This section provides an overview for indole as well as their applications and principles. Also, please take a look at the list of 10 indole manufacturers and their company rankings.
Table of Contents
Indole is a nitrogen-containing heterocyclic organic compound with the molecular formula C8H7N.
The CAS No. of indole is 120-72-9. It has a molecular weight of 117.15, a melting point of 52-54°C, and a boiling point of 253-254°C. It has a strong pungent odor. It has a density of 1.22 g/cm3, an acid dissociation constant pKa of 16.2, and a base dissociation constant pKb of 17.6.
It is a substance produced as a breakdown product when bacteria break down tryptophan, a type of amino acid. It is also found in jasmine oil, coal tar, putrefactive proteins, and mammalian excrement.
The odor of indole are described as similar to that of feces, but in very low concentrations, the substance has a floral aroma. Natural jasmine oil is estimated to contain approximately 2.5% indole, but due to the high cost of natural oils, indole are also used in the production of synthetic jasmine oil.
The indole structure (indole ring) is also found in a variety of organic compounds, especially biological substances.
Some indole derivatives were used as components of important dyes until the end of the 19th century. The name indole are derived from "indigo," a plant-derived dye substance. Chemically, indole are used to detect nitrite ions and as a raw material for organic synthesis (dyes, alkaloids, etc.), among other uses.
Indole is an organic compound consisting of a benzene ring fused with a pyrrole ring. Like pyrrole, indole are not base, since the lone electron pair of the nitrogen atom is responsible for the formation of the aromatic ring.
However, indole can be protonated by using a strong acid such as hydrochloric acid. In this case, the protonation occurs at the C3 position instead of the N1 position because it shows the same reactivity as enamine. group. Examples of indole chemistry include electrophilic substitution at the C-3 position, lithiation at the C-2 position, oxidation, and cycloaddition.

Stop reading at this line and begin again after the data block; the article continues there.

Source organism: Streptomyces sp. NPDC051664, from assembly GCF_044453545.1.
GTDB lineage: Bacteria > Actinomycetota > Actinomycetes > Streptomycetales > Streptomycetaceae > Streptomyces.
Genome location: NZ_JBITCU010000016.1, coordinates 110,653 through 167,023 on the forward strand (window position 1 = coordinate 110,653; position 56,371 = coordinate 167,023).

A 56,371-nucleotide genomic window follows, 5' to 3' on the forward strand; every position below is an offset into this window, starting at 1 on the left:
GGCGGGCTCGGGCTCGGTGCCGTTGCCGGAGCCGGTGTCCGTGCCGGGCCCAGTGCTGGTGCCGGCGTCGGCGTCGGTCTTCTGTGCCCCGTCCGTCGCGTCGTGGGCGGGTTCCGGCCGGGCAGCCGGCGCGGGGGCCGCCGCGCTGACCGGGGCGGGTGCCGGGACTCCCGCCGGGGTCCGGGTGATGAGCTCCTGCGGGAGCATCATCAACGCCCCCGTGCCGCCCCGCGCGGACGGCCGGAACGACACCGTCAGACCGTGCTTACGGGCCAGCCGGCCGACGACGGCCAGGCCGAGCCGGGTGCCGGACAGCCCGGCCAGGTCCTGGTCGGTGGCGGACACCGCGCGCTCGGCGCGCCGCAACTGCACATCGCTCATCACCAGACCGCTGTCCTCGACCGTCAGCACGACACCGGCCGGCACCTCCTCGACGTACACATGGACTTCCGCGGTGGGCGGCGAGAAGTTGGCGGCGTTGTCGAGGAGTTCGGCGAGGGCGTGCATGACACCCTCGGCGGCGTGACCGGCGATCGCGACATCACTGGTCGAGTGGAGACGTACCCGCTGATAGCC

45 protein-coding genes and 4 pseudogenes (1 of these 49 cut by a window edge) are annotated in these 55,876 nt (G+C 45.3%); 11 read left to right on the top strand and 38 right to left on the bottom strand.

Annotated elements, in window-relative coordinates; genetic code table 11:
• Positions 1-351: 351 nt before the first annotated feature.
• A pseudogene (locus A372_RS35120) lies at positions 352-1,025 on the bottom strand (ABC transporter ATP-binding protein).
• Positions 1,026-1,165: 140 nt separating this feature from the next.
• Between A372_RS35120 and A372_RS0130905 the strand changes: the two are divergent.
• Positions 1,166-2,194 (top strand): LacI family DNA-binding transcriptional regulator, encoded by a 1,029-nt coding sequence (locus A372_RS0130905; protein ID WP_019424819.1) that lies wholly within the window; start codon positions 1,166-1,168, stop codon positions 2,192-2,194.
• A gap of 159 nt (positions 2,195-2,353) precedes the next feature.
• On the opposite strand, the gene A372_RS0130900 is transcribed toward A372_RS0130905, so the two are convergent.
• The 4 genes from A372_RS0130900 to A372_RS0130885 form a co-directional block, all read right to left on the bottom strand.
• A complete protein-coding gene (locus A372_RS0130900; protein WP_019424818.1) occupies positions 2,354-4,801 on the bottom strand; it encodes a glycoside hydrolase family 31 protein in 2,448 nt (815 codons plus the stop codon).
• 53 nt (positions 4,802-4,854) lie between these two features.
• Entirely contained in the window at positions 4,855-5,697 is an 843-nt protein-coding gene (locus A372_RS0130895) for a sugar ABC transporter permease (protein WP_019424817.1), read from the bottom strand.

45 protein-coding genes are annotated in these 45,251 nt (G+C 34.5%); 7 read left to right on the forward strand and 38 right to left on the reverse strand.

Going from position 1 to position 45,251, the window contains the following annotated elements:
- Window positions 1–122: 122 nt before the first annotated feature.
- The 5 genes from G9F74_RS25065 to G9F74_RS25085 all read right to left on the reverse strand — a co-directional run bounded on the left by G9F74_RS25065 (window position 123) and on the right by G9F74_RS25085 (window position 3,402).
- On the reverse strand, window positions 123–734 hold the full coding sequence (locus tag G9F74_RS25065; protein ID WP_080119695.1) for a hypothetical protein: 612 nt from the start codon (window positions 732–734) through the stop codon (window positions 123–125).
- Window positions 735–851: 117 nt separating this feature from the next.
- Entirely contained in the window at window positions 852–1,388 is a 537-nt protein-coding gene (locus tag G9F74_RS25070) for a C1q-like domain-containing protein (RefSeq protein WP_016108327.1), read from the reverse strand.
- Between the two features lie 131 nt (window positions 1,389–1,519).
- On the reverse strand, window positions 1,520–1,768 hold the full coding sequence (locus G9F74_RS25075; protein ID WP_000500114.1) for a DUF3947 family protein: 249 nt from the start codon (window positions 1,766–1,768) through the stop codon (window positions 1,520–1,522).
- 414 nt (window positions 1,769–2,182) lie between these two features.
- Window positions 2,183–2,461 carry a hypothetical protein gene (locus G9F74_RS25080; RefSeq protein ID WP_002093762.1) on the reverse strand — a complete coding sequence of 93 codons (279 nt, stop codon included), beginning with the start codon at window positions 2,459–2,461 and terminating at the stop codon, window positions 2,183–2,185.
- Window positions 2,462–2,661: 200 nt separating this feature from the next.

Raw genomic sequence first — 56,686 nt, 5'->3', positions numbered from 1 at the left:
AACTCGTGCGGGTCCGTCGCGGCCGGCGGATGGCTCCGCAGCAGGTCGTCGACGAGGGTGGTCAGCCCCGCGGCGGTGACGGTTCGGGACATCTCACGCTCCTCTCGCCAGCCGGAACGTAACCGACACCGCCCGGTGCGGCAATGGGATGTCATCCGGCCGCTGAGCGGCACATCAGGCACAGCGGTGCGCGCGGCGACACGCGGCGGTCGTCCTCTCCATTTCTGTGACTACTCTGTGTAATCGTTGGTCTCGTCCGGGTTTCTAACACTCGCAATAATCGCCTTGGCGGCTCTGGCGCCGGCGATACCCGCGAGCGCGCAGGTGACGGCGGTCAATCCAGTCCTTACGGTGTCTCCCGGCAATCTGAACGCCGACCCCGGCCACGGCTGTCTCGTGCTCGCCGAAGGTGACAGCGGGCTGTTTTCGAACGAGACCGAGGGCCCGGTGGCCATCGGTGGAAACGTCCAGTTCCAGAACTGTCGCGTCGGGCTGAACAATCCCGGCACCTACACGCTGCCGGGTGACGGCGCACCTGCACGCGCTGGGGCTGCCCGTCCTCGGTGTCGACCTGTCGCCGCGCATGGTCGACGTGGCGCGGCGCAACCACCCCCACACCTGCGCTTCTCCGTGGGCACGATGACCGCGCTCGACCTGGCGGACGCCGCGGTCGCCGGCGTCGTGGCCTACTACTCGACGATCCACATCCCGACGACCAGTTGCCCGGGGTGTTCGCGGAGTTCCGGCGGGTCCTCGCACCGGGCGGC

Indole rings are found in a variety of organic compounds. Typical examples include tryptophan and indole alkaloids.
Indole are susceptible to electrophilic substitution reactions at the 3-position, so 3-substituted derivatives are common. Typical examples are the neurotransmitters serotonin and melatonin, and alkaloids with hallucinogenic effects (eg, wheat alkaloids). Indole structures can also be seen in auxins (a type of plant hormone) such as indolyl-3-acetic acid and IAA, and in pharmaceuticals such as indomethacin (a non-steroidal anti-inflammatory drug) and pindolol (a beta blocker).
Indole are major component of coal tar and can be obtained from distillation fractions at temperatures ranging from 220°C to 260°C. Although indoles and their derivatives can be synthesized in a variety of ways, but the main industrial synthetic route uses aniline and ethylene glycol as starting materials. The synthesis is carried out in the presence of a catalyst at temperatures between 200°C and 500°C. The reaction proceeds by gas phase reaction. Typical yields are around 60%.
Various other synthetic methods for the synthesis of indole and its derivatives has been reported, but the most famous synthetic methods include Fischer's indole synthesis and Fukuyama's indole synthesis.
Indole currently available in the market are mainly a reagent product for developmental research. The product is sold in capacities that are easy to handle in the laboratory, such as 1 g, 10 g, 25 g, 100 g, and 500 g. Depending on the manufacturer, indole may be stored at room temperature or handled as refrigerated storage.
*Including some distributors, etc.
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